Here’s a nice video to help you visualize the process of self-assembly:
As Kathryn Applegate comments:
sub-assemblies form and break apart en route to the most stable structure, the full capsid. As the sub-assemblies begin to form, further associations with free subunits become more favorable and as a result occur rapidly, while the final steps may take considerably longer. While the subunits in the model are rigid, in reality the proteins take on multiple conformations, allowing the capsid to “breathe.”
Self-assembly is a brilliant strategy to facilitate nanotechnology. In their book on nanotechnology, Mark and Daniel Ratner outline several methods of constructing nanostructures and conclude that self-assembly holds the greatest potential. The alternatives are nanoscale versions of bulldozing, rubber-stamping, and writing with an old fashioned dip pen, all of which restrict your output. The only serious alternative to self-assembly is Drexler’s notion of an assembler, but that does not look feasible for many reasons as explained in The Design Matrix.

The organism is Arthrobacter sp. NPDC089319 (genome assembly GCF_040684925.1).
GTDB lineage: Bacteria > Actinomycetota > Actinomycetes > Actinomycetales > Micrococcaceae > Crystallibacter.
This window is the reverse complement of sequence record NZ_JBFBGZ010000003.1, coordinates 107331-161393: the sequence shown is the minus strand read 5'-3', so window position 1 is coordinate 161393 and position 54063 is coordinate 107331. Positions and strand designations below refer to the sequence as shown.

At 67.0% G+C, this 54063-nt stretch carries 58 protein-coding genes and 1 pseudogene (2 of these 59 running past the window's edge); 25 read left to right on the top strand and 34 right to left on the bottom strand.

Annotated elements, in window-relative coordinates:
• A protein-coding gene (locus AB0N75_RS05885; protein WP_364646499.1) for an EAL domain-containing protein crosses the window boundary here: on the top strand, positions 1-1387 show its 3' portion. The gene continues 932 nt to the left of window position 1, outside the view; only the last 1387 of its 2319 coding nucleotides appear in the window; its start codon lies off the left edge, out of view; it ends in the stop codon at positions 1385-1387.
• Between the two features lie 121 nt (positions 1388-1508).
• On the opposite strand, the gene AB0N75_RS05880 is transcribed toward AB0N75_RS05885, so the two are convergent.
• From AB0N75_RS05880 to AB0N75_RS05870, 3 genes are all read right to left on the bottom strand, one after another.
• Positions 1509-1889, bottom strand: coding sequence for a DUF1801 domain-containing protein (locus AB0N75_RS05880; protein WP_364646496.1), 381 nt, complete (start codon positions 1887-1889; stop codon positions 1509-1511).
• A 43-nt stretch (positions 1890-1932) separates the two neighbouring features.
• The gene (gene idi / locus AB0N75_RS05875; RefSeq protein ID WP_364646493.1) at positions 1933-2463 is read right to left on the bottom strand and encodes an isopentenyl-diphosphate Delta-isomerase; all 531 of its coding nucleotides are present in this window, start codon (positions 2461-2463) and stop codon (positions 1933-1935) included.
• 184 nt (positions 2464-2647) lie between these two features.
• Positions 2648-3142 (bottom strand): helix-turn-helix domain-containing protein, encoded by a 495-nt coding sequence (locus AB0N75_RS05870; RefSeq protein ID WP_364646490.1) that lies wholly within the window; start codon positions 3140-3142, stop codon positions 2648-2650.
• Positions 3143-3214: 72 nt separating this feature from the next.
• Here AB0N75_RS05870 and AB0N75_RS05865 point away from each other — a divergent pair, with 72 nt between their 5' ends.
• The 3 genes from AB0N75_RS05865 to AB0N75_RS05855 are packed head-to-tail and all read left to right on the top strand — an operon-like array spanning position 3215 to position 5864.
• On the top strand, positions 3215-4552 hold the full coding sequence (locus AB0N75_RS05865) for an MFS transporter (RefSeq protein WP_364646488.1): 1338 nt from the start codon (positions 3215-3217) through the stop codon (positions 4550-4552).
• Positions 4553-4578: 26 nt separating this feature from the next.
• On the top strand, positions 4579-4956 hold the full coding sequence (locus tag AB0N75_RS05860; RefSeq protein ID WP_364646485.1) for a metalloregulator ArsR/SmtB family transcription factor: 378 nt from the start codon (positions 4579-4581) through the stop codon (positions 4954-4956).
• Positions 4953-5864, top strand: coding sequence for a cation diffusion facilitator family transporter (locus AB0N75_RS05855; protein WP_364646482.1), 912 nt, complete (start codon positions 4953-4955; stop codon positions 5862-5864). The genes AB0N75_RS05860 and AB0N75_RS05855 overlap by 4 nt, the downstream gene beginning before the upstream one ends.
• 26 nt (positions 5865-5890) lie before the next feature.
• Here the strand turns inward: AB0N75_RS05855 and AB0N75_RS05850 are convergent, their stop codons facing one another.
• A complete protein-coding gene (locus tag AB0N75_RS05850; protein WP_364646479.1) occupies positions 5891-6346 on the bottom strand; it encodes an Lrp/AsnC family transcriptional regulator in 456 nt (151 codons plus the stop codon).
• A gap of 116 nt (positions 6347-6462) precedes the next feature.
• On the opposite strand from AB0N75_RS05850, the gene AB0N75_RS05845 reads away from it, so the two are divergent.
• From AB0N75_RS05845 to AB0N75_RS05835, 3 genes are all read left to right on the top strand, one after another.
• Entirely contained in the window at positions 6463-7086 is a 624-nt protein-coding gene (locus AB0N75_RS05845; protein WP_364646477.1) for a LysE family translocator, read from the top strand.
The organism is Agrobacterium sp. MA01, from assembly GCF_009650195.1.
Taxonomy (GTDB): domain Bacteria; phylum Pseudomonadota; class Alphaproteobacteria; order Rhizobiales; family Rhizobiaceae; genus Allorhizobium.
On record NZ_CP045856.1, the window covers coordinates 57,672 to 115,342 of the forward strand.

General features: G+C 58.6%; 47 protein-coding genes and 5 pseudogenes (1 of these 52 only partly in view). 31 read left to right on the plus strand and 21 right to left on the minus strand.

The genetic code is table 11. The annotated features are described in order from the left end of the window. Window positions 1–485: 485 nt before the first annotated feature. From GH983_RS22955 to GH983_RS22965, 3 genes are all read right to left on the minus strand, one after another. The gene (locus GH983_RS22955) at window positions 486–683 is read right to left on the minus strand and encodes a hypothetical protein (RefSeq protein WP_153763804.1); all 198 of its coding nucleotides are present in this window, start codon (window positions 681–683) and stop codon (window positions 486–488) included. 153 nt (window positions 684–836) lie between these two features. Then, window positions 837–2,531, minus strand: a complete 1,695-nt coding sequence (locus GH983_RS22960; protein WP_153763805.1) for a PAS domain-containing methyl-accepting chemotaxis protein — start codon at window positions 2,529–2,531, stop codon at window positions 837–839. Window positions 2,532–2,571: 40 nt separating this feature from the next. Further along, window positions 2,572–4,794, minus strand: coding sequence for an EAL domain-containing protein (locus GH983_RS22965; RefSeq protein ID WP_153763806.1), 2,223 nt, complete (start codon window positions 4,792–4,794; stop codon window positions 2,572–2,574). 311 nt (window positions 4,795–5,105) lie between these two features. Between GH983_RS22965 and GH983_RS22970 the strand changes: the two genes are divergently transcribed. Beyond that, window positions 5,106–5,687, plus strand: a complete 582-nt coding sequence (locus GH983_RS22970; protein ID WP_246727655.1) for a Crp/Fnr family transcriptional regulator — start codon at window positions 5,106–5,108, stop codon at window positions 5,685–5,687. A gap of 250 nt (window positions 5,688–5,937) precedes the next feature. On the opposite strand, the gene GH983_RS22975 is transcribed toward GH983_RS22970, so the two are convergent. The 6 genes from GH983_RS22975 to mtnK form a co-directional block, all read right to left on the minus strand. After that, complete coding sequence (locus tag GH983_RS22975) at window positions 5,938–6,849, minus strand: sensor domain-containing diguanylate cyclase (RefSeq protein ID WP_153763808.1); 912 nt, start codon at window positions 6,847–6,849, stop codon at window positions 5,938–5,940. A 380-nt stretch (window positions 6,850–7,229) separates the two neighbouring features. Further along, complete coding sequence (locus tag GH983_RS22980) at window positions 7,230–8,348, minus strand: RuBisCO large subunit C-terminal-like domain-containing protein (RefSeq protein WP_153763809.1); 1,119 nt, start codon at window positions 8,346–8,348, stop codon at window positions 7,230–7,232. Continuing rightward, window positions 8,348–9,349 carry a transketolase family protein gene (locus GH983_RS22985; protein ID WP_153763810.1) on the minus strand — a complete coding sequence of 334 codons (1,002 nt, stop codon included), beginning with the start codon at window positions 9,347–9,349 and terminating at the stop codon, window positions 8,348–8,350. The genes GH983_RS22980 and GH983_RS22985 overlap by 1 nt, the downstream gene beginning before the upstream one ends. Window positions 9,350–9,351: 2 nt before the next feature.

Yet, in essence, cells do have an “assembler” – it’s called the ribosome. But the assembly-aspect of the ribosome boils down to creating peptide bonds between amino acids. It is the physico-chemical properties of the linked amino acids which then enable the chain to fold into the 3D conformations that in turn tap into the realm of self-assembly. Outstanding. In this case, the assembler itself self-assembles (although the order of mixing becomes important).
Of course, self-assembly fits very comfortably within the hypothesis of front-loading.